12:12 | 03/06/2015 Industry
Manufacturing growth gathered pace in May, with rising client demand leading to record growth in output and new orders, HSBC Vietnam has said in a monthly report it released on June 1.
A welder works at the Ha Long Shipyard in Quang Ninh province (Photo: VNA)
The Purchasing Managers' Index report said the rate of job creation also picked up pace during the month.
Input costs increased for the first time in seven months, but firms continued to lower their output prices.
The headline, seasonally adjusted Purchasing Managers' Index (PMI), a composite indicator designed to provide a single-figure snapshot of operating conditions in the manufacturing economy, rose for the second month running to 54.8 from 53.5 in April.
The marked improvement in operating conditions signalled by the latest reading was the strongest since the series began in April 2011.
Business conditions have now improved in each of the past 21 months.
Central to the marked strengthening of the sector's health was a record increase in new business. Respondents indicated that the rise mainly reflected a greater need for products among customers. New export orders also rose, albeit at a much weaker pace than for total new business.
As client demand increased, manufacturers raised production accordingly. As a result, output increased for the 20th month in a row and at the strongest pace in the series' history.
Firms were able to increase output partly as a result of a second successive month of job creation in May.
Employment rose solidly and at the sharpest pace since January. There was still evidence of pressure on capacity in the latest survey, however, as backlog of work accumulated for the first time in five months. Panellists largely attributed higher outstanding business to a sharp growth in new orders.
After having fallen in each of the previous six months, input costs for manufacturing firms rose. Higher oil and electricity prices, as well as a weakening of the dong against the US dollar, were mentioned by respondents as the reasons for the increase.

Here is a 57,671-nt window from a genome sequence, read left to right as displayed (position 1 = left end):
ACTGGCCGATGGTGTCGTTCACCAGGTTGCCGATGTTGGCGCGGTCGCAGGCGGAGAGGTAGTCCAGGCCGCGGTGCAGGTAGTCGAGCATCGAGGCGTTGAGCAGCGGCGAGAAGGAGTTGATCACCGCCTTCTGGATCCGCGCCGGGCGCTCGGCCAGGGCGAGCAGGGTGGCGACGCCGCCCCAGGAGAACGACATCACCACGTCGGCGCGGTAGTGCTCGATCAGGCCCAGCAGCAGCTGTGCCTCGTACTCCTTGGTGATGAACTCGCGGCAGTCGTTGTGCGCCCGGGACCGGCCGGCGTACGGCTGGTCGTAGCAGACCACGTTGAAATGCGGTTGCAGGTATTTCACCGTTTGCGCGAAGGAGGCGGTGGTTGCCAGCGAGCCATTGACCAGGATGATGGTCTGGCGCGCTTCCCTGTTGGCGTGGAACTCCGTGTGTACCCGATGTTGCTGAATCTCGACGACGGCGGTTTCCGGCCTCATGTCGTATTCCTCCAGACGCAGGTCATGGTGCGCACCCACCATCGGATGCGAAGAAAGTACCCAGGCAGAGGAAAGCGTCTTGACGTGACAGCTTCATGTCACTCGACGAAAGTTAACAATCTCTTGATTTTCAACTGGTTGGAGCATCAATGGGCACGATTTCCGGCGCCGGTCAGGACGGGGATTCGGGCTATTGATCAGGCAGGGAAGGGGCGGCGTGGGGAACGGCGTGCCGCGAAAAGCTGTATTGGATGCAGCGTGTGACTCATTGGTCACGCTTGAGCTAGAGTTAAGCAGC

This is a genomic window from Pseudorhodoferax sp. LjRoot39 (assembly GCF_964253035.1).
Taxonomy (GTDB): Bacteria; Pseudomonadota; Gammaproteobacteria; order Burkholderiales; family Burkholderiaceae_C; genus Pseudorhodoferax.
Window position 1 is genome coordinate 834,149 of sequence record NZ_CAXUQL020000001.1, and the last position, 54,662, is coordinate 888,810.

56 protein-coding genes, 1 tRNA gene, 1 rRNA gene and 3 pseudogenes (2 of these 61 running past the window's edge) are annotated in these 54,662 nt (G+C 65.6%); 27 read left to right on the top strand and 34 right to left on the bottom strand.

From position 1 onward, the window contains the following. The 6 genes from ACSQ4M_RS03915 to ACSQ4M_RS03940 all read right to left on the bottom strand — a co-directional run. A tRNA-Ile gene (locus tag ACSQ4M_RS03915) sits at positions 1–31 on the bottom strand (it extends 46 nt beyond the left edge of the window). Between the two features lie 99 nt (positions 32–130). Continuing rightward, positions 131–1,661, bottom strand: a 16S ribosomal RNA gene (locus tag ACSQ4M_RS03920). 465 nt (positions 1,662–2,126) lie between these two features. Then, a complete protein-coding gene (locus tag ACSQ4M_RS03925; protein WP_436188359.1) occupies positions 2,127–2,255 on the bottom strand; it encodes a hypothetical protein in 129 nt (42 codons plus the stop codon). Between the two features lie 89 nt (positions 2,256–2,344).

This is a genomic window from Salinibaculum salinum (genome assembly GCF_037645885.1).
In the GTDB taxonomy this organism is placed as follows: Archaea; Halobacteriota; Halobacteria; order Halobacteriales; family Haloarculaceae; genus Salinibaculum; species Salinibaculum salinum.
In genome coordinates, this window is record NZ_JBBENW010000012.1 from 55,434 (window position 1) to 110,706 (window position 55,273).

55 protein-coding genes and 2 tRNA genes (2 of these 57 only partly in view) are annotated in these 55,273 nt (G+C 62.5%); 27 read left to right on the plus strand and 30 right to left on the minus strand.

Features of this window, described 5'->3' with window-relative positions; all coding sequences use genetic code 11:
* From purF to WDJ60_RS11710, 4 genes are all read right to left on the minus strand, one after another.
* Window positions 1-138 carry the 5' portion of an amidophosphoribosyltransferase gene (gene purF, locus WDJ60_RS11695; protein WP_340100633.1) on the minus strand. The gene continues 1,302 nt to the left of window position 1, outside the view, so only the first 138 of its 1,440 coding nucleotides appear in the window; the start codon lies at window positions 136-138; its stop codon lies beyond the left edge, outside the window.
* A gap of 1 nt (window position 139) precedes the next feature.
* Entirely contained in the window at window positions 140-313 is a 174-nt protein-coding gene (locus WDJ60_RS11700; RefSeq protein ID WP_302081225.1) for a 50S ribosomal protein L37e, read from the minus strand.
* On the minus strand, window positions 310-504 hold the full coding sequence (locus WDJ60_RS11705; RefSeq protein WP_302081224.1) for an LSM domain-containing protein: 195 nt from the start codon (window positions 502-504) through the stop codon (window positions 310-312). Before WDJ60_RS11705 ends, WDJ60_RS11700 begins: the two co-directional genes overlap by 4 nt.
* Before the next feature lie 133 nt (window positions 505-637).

But that said, the rate of inflation was relatively modest and firms continued to lower their prices amid competitive pressures. Prices have now decreased in each of the past eight months.
Rising production requirements led manufacturers to increase their buying of inputs.
Purchasing activity expanded sharply and at the fastest pace in the series history. This contributed to a second successive monthly accumulation of stocks of purchases, with the expansion also the fastest recorded in over four years of data collection so far.
Suppliers' delivery times lengthened marginally as panellists mentioned limited stock holdings by vendors. This was despite some reports that quick payments had led to faster deliveries. Delays in the dispatch of products to clients contributed to an accumulation of stocks of finished goods in May, while strong output growth was also cited as a factor leading to increased post-production inventories.
Andrew Harker, senior economist at Markit, which coordinates with the bank for the survey, said, "The Vietnamese manufacturing sector gained further momentum in May and growth rates are now the best we have seen in the four years of data collection so far.
"Central to the recent success of firms in Vietnam has been their ability to secure new work in a competitive environment, and the recent 1 percent devaluation of the dong against the US dollar by the State Bank of Vietnam should help efforts to maintain international competitiveness.
"On the other hand, some firms did report a rise in costs as a result of the weaker currency, leading to a first rise in input prices in seven months./."